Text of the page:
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Can anyone help explain what's going on with tmux, bash, and exec? I'm trying to set up a tmux session with a 4-pane window. Ideally, I want to run a command in 3 of the panes: e.g. a Ruby Thin server and a couple of Ruby daemons. This is what I have so far:



tmux new-session -d -s foo 'exec pfoo "bundle exec thin start"'
tmux rename-window 'Foo'
tmux select-window -t foo:0
tmux split-window -h 'exec pfoo "bundle exec compass watch"'
tmux split-window -v -t 0 'exec pfoo "rake ts:start"'
tmux split-window -v -t 1 'exec pfoo'
tmux -2 attach-session -t foo


cd ~/projects/foo
rvm use ree

# here I want to execute command1 2 3 or 4...

exec $SHELL

It all works... but when I ctlr-c in the first pane that is running the thin server, it stops the thin server and returns to the shell. However, the command is not in the history; i.e. if I hit the up key I don't get the bundle exec thin start command... I get some other command from my bash history. I'm wondering if there's any way to arrange these scripts so that I get the commands in the bash history.

Also... I've tried many combinations of exec, exec $SHELL -s ..., and exec $SHELL -s ... -I and I'm not quite sure what is going on...

Can anyone help explain the general idea of what is going on with tmux and bash and exec here?

share|improve this question
For the record, I use now (rather than tmuxinator, which has non-shell dependencies). – Aaron Gibralter Jul 28 '14 at 21:38
up vote 34 down vote accepted

As others have mentioned, your commands are being run by the shell script before launching your $SHELL; there is no general way the instance of $SHELL can know what its parent ran before starting it.

To get the “initial command” into the shell history, you need to feed the command keystrokes directly to the instance of $SHELL itself (after it has been started, of course). In other contexts I might suggest using a small Expect program to spawn an instance of $SHELL, feed it the keystrokes, then use interact to tie the tty to the expect-spawned $SHELL.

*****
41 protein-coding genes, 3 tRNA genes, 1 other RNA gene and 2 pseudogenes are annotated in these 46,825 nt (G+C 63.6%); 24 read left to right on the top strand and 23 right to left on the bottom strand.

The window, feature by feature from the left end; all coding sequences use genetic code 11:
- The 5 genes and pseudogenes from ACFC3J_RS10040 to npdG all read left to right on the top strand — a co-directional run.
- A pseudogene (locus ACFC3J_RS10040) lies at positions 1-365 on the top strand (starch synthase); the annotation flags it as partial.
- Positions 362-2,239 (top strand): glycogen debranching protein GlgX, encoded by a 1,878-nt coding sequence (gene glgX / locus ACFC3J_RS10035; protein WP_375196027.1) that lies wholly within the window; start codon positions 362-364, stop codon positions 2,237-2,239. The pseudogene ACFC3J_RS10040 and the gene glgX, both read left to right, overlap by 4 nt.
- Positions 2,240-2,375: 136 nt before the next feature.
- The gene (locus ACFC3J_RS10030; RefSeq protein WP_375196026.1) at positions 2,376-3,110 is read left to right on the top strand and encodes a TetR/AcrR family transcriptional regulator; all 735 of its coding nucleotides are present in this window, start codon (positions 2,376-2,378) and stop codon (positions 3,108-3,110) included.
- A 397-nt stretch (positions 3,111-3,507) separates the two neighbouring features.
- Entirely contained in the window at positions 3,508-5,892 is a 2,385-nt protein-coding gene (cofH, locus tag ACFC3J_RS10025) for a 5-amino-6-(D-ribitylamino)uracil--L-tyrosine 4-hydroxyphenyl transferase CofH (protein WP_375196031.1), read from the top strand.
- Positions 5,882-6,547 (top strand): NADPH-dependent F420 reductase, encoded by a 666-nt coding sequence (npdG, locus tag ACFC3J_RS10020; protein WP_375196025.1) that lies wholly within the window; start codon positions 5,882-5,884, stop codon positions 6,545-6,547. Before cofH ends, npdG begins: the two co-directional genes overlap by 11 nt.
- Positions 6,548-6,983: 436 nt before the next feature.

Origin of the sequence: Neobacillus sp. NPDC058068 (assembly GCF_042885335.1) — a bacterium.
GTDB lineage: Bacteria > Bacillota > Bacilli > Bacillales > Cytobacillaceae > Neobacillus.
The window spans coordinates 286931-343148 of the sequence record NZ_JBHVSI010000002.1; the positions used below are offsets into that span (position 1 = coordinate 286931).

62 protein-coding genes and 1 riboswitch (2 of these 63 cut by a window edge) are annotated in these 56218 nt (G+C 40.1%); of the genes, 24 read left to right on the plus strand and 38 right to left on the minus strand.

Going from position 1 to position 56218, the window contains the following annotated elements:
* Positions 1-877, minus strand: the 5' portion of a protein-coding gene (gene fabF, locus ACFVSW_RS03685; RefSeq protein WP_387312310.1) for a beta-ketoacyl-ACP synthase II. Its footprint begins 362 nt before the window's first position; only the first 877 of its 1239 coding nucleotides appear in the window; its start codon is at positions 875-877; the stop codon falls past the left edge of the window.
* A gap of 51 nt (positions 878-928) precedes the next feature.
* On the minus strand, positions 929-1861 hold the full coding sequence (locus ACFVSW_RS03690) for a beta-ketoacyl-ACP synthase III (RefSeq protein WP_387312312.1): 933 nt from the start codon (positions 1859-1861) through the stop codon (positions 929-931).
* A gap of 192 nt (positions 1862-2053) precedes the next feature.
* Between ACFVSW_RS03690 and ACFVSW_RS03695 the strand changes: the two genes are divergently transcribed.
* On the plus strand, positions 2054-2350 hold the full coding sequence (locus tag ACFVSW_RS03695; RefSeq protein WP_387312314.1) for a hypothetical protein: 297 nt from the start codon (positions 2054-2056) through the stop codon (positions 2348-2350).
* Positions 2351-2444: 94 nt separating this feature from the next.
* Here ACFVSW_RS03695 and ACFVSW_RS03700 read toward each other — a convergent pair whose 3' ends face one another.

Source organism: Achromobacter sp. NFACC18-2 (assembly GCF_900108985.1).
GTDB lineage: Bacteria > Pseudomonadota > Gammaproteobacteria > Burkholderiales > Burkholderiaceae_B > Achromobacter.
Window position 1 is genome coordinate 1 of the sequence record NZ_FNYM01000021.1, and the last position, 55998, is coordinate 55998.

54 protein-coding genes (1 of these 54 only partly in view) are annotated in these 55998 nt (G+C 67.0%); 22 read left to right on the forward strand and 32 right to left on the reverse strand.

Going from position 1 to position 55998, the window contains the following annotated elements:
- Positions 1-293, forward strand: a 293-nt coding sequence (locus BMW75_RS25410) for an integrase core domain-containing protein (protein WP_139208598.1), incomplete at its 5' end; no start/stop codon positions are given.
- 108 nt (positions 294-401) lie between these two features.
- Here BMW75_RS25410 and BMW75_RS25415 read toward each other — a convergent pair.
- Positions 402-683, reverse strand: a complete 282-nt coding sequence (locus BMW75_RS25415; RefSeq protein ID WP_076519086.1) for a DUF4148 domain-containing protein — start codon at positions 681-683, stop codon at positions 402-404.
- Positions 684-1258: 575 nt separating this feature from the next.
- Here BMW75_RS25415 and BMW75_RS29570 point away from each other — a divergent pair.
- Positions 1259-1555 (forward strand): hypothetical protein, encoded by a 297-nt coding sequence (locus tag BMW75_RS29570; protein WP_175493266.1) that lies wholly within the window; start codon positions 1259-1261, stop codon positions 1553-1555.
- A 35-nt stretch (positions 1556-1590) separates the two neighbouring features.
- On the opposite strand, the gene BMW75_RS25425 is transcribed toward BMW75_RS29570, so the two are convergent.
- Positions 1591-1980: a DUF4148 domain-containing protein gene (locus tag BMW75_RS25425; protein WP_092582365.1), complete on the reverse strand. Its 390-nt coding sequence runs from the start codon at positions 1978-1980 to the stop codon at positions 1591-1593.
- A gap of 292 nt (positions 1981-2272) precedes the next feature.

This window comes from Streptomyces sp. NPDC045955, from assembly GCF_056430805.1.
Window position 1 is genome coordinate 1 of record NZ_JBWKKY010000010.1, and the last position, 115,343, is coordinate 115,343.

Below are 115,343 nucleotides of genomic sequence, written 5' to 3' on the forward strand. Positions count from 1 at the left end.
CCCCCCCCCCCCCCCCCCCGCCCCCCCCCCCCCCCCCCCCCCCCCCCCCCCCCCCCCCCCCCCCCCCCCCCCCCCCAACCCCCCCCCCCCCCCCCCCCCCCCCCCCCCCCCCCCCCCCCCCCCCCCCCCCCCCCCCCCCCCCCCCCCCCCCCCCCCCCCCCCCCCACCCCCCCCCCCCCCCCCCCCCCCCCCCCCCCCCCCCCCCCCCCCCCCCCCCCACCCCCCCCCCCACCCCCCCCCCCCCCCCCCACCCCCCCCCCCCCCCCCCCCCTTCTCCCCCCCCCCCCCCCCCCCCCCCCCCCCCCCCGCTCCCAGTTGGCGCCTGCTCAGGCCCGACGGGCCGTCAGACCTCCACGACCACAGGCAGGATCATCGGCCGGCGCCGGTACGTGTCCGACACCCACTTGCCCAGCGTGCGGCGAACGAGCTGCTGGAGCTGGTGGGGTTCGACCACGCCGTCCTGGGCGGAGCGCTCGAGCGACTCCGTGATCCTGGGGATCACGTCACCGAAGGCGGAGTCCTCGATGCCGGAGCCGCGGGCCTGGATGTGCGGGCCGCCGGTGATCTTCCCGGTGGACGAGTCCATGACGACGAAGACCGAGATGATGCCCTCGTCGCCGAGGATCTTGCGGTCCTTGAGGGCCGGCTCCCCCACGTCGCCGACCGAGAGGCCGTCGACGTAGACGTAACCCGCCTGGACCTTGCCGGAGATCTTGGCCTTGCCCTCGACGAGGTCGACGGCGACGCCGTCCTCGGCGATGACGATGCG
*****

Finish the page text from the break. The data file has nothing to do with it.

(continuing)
But in the context of tmux, we can just use send-keys:


tmux new-session -d -s foo 'exec pfoo'
tmux send-keys 'bundle exec thin start' 'C-m'
tmux rename-window 'Foo'
tmux select-window -t foo:0
tmux split-window -h 'exec pfoo'
tmux send-keys 'bundle exec compass watch' 'C-m'
tmux split-window -v -t 0 'exec pfoo'
tmux send-keys 'rake ts:start' 'C-m'
tmux split-window -v -t 1 'exec pfoo'
tmux -2 attach-session -t foo
share|improve this answer
This will also work via Byobu if tmux is the backend. – Alex Mar 20 '15 at 4:18

You may want to have a look at

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... or tmuxifier, – mmoya May 13 '12 at 13:41
Note that tmuxinator requires ruby to be installed – hawk Dec 18 '13 at 12:53
Tmuxinator have problems with spaces in path (Mac Os) – Sonique Sep 30 '14 at 19:03

tmuxinator lets you specify this with a nice yaml file. For your case you could have:

# ~/.tmuxinator/foo.yml
# you can make as many tabs as you wish...

project_name: foo
project_root: ~/projects/foo
rvm: ree
  - main:
      layout: tiled
        - bundle exec thin start
        - bundle exec compass watch
        - #empty, will just run plain bash
        - rake ts:start

You can of course have extra windows etc.

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You are running the command and then entering the interactive shell; the command run from the script, not being in an interactive shell, doesn't get recorded in the history. You really want a way to stuff (that's a technical term :) once upon a time it was TIOCSTI for "terminal ioctl(): stuff input") input for the shell into the window.

With tmux, it looks like you use buffers for this. Something along the lines of (untested)

#! /bin/bash
cd ~/projects/foo
rvm use ree

if [[ $# != 0 ]]; then
  tmux set-buffer "$(printf '%s\n' "$*")" \; paste-buffer -d

exec ${SHELL:-/bin/sh}
share|improve this answer
Hmm interesting... it doesn't quite work, but I see what you mean. I'll try to play around with the idea. Thank you! – Aaron Gibralter Mar 27 '11 at 6:54
In (newer?) ksh, there is a environment variable setting, its one of the HIST* vars, and if you set it the right way, it will capture alias and function definitions executed from the .profile files into the current (non-interactive) shell's history. As both new ksh and bash are Posix compliant, it's highly likely that bash can do this too. (Sorry, its a long story about why I can't dig out and give you the exact syntax about how to do this ;-( ) – shellter Mar 27 '11 at 17:13

I wrote a python script that does what you whant. IniTmux!

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